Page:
ZocDoc’s app, which is available on iOS and Android devices, asks for a user’s zip code and insurance provider and then lists nearby doctors and their availability, as well as information including reviews from other patients. Users can then select a time to complete the appointment booking. ZocDoc also offers a check-in feature so that patients can also send over a basic medical history before they arrive instead of filling out the medical history clipboard.
PillBoxie is another medication reminder app. It has an intuitive visual display that lets the user schedule a medication by dropping an animated pill into a pillbox. The reminders work even if the device is offline or asleep. At $1.99, PillBoxie is the only paid app on the list.
With Mango's app, users enter their medications or supplements, timing, and doses. Mango can remind patients when it's time to take their medication. It also automatically alerts them to potentially dangerous interactions between medications, or with food and drink. The app also includes a personal health journal. It’s also gamified: The app has an in-game currency users can earn by taking medications on time, and a leveling up system. By leveling and saving up, users can unlock real-world rewards with Mango's partners, including donations to charities and rewards at stores like Target.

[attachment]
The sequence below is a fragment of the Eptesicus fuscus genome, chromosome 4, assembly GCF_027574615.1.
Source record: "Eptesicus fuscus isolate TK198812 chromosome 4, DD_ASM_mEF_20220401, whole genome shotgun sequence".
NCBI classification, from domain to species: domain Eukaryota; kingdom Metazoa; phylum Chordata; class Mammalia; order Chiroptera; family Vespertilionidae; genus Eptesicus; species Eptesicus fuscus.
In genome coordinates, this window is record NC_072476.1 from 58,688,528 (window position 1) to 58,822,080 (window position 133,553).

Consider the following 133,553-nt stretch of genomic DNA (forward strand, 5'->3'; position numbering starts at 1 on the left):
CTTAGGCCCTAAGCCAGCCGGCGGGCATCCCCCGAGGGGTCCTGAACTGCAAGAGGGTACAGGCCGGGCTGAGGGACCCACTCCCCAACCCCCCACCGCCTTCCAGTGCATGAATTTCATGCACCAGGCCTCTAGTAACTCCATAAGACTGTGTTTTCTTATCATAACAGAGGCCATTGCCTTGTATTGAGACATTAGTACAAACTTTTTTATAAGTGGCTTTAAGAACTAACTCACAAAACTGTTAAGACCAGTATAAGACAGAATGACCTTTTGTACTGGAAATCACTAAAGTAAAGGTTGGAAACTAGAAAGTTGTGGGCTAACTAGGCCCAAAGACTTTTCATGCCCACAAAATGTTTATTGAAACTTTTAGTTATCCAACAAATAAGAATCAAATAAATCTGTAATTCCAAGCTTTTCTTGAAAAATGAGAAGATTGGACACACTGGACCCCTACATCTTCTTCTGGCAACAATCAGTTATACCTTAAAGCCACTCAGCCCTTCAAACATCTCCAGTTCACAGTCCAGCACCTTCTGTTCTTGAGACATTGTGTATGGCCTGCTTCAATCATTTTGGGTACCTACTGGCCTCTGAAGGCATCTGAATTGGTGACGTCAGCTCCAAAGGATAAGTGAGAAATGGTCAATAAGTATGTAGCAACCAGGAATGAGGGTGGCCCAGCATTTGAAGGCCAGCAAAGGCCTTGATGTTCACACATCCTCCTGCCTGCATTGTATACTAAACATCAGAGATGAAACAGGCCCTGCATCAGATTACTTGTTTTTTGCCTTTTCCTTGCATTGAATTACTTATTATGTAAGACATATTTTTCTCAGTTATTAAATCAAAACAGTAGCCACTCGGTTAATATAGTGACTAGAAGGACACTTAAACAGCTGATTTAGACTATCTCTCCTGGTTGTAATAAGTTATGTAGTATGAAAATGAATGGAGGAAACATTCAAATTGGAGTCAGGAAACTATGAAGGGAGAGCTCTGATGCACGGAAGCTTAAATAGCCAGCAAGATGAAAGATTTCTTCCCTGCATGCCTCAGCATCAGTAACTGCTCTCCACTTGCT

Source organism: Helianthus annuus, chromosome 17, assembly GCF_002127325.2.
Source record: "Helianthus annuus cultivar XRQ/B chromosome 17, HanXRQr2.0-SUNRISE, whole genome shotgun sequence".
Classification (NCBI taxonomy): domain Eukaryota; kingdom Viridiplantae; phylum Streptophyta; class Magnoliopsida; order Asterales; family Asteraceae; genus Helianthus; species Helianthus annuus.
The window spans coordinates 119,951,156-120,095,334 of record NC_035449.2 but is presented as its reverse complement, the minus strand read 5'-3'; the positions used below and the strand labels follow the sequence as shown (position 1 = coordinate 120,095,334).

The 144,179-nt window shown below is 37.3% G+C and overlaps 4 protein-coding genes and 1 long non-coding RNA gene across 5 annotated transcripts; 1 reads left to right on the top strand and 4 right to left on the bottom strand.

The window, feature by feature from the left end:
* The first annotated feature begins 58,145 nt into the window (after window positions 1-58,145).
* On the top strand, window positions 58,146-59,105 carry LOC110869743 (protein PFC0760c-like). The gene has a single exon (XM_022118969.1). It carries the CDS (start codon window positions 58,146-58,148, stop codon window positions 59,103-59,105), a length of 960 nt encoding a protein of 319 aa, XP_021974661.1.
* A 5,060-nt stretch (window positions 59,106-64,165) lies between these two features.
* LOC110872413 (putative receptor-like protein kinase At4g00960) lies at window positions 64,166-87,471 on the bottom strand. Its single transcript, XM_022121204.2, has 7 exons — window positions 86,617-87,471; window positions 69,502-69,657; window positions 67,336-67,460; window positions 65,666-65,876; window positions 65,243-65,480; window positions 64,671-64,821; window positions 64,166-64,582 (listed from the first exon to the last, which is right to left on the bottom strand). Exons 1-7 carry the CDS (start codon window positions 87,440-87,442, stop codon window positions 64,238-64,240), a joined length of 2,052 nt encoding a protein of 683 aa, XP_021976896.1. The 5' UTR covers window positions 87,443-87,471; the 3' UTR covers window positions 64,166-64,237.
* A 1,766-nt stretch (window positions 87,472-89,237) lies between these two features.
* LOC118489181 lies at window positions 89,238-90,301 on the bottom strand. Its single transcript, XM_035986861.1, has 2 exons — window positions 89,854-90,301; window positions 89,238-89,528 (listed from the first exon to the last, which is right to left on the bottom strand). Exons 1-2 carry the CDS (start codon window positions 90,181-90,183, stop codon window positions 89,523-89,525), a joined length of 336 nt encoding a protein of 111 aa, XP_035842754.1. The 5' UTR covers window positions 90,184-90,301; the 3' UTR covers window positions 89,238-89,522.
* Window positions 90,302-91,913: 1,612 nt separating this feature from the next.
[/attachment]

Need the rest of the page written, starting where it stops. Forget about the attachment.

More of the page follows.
WebMD is famous for its symptom-checker, but the app is more far-reaching: it also includes medication reminders, habit and fitness tracking, first aid tips, a drug database, and educational content. Users can also use the app to find a nearby physician.
onPatient is the personal health record offered my mobile-based EHR company drchrono. The app allows patients to schedule appointments, see their medical records, message with their drchrono-using doctor, and see their medication and allergy lists. onPatient also integrates with Apple Watch.